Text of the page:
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Drought recedes, but conditions still dicey in some Texas regions
By Robert Burns
COLLEGE STATION -- The drought continued to recede with less than 14 percent of the state rated as being in an exceptional or extreme drought, according to the U.S. Drought Monitor and Texas AgriLife Extension Service personnel.
Farmers’ optimism rose in many areas as soil-moisture levels improved, making the harvesting of hay possible, improving pastures and rangeland, and bettering the chances for spring plantings to be successful.
“Winter wheat and oats have been harvested with less than outstanding results that have been attributed to dry conditions at planting,” said J.D. Folbre, AgriLife Extension agent for Karnes County, southeast of San Antonio. “However, a crop was made, and we are in better shape than last year at this time so many producers have a positive outlook. Range and pasture conditions are improving but effects of the drought will take one to two consecutive years of average to above-average rainfall to overcome the effects.”
But in other areas, particularly parts of the Rolling Plains and South Plains, despite a partial rollback of the drought, the outlook for some crops remained dire.
For example, Ryan Martin, AgriLife Extension agent for Motley County in the Rolling Plains, reported conditions were becoming dry again.
“Pastures are beginning to play out with little to no grazing left for cattle,” Martin said. “If nothing changes within the next few weeks, farmers are afraid they will be in the same shape as they were in last year. Soil moisture is minimal to 24 inches deep, and it’s not enough to plant or support summer grasses.”
AgriLife Extension district reporters compiled the following summaries for May 15-21:
AgriLife Extension district reporters for the Southwest District, including Wilson, Gonzales, Guadalupe, and Bexar counties, reported most counties received rain, with amounts varying widely, from 1 inch to 8 inches. The rain, plus below-normal daytime temperatures, greatly benefited field crops and pastures. Stock tanks were replenished in many areas.
AgriLife Extension district reporters for the Coastal Bend District, including Karnes County, reported the region received rain with high winds. There were reports of a few tornadoes, but most rain fell in a slow and gentle fashion, giving the area a nice soaking. Most corn was in the silk stage and looking good. Grain sorghum was in varying stages of development, with only about 30 percent of the entire crop headed. Cotton was still very immature, needing warmer weather to begin to grow well. The winter wheat and oat harvests were finished with less than outstanding yields because of dry conditions at planting. However, most farmers were glad to have made a crop at all, feeling they were in a lot better shape than last year at this time. Sunflowers were in full bloom, and some sesame was planted. Pastures looked good, but the growth of some warm-season grasses slowed by competition from cool-season forages.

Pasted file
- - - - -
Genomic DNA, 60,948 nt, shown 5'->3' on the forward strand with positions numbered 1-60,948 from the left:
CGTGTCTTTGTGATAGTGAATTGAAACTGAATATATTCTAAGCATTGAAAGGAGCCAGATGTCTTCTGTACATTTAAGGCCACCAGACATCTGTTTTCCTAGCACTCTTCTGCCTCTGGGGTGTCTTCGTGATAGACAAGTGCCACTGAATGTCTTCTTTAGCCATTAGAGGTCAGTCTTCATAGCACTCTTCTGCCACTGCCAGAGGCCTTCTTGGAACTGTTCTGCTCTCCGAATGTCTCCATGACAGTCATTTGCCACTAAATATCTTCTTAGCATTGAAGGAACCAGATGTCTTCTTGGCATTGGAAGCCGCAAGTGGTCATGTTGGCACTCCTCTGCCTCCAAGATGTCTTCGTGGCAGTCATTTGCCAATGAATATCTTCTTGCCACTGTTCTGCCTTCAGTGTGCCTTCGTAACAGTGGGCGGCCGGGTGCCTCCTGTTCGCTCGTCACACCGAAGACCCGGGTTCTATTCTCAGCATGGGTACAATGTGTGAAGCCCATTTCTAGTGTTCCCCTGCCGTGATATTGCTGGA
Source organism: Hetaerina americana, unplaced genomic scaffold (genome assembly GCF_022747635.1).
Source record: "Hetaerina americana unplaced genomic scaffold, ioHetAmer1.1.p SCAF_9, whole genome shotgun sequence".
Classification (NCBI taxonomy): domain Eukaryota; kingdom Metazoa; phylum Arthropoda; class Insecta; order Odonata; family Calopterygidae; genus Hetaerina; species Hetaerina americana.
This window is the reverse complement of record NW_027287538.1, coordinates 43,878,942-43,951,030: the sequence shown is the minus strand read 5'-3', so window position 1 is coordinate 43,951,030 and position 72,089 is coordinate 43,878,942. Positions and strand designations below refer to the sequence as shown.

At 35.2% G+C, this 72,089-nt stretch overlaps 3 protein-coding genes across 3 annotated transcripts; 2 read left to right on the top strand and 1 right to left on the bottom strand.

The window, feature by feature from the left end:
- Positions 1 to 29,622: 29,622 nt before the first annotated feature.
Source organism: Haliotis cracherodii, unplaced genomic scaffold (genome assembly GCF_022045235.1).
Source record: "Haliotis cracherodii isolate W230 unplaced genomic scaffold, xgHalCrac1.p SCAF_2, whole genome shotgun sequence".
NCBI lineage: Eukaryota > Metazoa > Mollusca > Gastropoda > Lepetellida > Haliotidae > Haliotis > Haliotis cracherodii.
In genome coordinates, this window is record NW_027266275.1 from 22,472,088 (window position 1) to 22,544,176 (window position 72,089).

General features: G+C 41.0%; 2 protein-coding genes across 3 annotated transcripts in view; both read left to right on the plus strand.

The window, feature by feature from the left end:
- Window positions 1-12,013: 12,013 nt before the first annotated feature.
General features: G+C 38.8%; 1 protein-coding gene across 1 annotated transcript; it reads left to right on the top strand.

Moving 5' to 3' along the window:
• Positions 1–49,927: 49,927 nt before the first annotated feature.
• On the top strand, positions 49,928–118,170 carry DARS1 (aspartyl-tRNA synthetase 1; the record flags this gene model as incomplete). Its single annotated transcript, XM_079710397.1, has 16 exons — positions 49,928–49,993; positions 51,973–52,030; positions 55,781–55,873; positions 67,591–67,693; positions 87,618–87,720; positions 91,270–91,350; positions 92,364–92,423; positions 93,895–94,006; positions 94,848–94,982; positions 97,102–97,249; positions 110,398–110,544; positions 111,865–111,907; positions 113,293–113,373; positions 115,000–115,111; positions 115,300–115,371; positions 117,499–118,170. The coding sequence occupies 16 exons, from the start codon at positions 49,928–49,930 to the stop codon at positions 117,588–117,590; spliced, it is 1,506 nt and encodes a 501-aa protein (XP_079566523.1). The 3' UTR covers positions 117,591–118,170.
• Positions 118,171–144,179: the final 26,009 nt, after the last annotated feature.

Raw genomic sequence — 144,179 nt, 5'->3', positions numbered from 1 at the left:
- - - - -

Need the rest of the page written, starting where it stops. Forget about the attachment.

AgriLife Extension district reporters for the South District, including Atascosa County, reported heavy rains and persistent showers throughout the region helped rangeland, pastures, and many crops. Soil moisture was 100 percent adequate in the northern part of the region. Stock-tank water levels rose in areas where there was rain runoff. Cattle remained in good to fair condition, and cattle prices were high. Livestock producers were only having to supply supplemental feed at minimum levels due to improved range and pasture conditions. Atascosa County farmers began to plant peanuts.
Robert Burns has nearly 30 years’ experience writing about agriculture and agricultural-related research. He writes about Texas AgriLife Research and Texas AgriLife Extension Service activities at the Overton Center and centers in Stephenville and Temple.
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